Barbara Niethammer (born 1967) is a German mathematician and materials scientist who works as a professor at the Hausdorff Center for Mathematics at the University of Bonn.[1] Her research concerns partial differential equations for physical materials, and in particular the phenomenon of Ostwald ripening by which particles in liquids grow over time.

Education and careerEdit

Niethammer completed her Ph.D. in 1996 at the University of Bonn, under the supervision of Hans Wilhelm Alt. Her dissertation was Approximation of Coarsening Madels by Homogenization of a Stefan Problem.[2]

After postdoctoral research at the Courant Institute, she returned to Bonn for her habilitation in 2002, after which she became in 2003 a professor at the Humboldt University of Berlin. She moved to the University of Oxford in 2007, where she was a fellow of St Edmund Hall. In 2012 she returned as a professor to the University of Bonn.[1]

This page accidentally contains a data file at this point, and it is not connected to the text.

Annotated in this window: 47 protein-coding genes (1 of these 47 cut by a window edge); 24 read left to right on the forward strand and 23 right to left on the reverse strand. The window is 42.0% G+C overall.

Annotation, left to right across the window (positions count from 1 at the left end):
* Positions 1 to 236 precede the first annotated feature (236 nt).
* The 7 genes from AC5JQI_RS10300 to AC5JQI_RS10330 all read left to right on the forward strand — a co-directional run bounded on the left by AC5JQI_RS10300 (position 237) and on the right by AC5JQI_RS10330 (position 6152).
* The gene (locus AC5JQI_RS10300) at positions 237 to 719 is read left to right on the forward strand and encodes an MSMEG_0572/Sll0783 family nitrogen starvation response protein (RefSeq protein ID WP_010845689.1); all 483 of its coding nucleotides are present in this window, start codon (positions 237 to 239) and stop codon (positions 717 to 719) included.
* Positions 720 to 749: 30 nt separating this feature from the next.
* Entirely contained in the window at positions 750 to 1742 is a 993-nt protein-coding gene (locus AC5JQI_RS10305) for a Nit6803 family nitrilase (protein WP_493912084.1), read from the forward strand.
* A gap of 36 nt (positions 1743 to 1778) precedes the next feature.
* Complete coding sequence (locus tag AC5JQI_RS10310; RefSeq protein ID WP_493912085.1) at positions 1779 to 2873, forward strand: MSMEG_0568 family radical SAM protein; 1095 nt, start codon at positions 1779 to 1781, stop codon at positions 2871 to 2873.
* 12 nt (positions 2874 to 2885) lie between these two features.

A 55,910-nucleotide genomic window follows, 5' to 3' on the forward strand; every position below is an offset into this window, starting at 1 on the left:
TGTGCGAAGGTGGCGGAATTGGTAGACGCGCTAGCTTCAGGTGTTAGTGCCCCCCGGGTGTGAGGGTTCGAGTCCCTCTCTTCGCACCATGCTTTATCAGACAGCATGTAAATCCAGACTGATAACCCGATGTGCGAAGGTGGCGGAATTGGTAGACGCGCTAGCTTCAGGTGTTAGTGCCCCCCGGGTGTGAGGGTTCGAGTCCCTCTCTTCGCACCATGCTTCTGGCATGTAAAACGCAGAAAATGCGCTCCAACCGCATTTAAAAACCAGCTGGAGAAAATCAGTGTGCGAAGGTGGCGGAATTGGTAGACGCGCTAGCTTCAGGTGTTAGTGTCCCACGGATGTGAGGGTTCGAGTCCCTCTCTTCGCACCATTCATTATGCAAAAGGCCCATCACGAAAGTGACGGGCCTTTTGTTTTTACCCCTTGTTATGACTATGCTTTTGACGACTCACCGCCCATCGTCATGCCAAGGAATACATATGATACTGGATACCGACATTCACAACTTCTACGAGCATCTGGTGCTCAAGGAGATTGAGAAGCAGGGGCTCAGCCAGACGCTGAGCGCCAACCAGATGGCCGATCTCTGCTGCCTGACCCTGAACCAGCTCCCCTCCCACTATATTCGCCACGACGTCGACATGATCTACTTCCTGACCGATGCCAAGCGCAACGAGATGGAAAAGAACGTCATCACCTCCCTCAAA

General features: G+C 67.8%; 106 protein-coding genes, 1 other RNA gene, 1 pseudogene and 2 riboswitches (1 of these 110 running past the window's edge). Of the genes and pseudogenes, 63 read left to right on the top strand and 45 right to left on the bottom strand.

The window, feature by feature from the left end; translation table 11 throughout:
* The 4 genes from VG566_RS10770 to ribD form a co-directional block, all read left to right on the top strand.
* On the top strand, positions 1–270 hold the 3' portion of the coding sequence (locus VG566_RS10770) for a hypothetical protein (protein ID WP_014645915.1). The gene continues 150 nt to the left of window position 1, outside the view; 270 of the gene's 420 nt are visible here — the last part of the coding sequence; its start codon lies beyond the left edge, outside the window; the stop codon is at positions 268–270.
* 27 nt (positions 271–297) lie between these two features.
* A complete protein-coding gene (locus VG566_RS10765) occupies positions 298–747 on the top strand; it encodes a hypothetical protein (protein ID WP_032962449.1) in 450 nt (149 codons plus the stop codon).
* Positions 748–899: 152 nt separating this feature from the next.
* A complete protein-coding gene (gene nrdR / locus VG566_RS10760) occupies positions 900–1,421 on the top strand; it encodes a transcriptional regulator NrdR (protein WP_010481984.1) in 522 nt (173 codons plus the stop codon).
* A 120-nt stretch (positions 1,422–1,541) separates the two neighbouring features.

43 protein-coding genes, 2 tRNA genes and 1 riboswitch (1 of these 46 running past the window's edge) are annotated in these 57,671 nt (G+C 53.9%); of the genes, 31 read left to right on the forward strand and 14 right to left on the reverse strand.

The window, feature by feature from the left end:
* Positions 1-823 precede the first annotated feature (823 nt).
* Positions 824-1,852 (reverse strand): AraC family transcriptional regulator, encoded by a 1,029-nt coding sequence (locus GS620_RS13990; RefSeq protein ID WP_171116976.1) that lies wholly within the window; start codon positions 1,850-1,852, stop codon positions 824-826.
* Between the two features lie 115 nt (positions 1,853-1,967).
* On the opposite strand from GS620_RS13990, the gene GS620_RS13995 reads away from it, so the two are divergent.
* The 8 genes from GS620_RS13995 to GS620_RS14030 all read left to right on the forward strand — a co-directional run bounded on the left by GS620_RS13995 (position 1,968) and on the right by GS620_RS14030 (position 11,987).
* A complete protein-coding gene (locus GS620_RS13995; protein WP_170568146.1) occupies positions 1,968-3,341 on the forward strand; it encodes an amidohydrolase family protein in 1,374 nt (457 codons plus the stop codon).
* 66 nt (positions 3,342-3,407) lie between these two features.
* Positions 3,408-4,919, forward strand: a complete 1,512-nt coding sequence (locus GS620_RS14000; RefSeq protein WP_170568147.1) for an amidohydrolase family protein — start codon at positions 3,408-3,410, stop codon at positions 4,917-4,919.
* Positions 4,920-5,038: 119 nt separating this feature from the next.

Niethammer won the Richard von Mises Prize of the Gesellschaft für Angewandte Mathematik und Mechanik in 2003 for her work on Ostwald ripening,[3] and the Whitehead Prize of the London Mathematical Society in 2011 "for her deep and rigorous contributions to material science, especially on the Lifshitz–Slyozov–Wagner and Becker–Doering equations".[4][5]

She was an invited speaker at the International Congress of Mathematicians in 2014.[6]


  1. ^ a b Faculty profile, Hausdorff Center for Mathematics, retrieved 2016-06-30.
  2. ^ Barbara Niethammer at the Mathematics Genealogy Project
  3. ^ Richard von Mises Laureates, GAMM, retrieved 2016-06-30.
  4. ^ List of LMS prize winners, retrieved 2016-06-30.
  5. ^ "Prizes of the London Mathematical Society" (PDF), Mathematics People, Notices of the American Mathematical Society, 58 (9): 1301, October 2011.
  6. ^ ICM Plenary and Invited Speakers since 1897, retrieved 2016-06-30.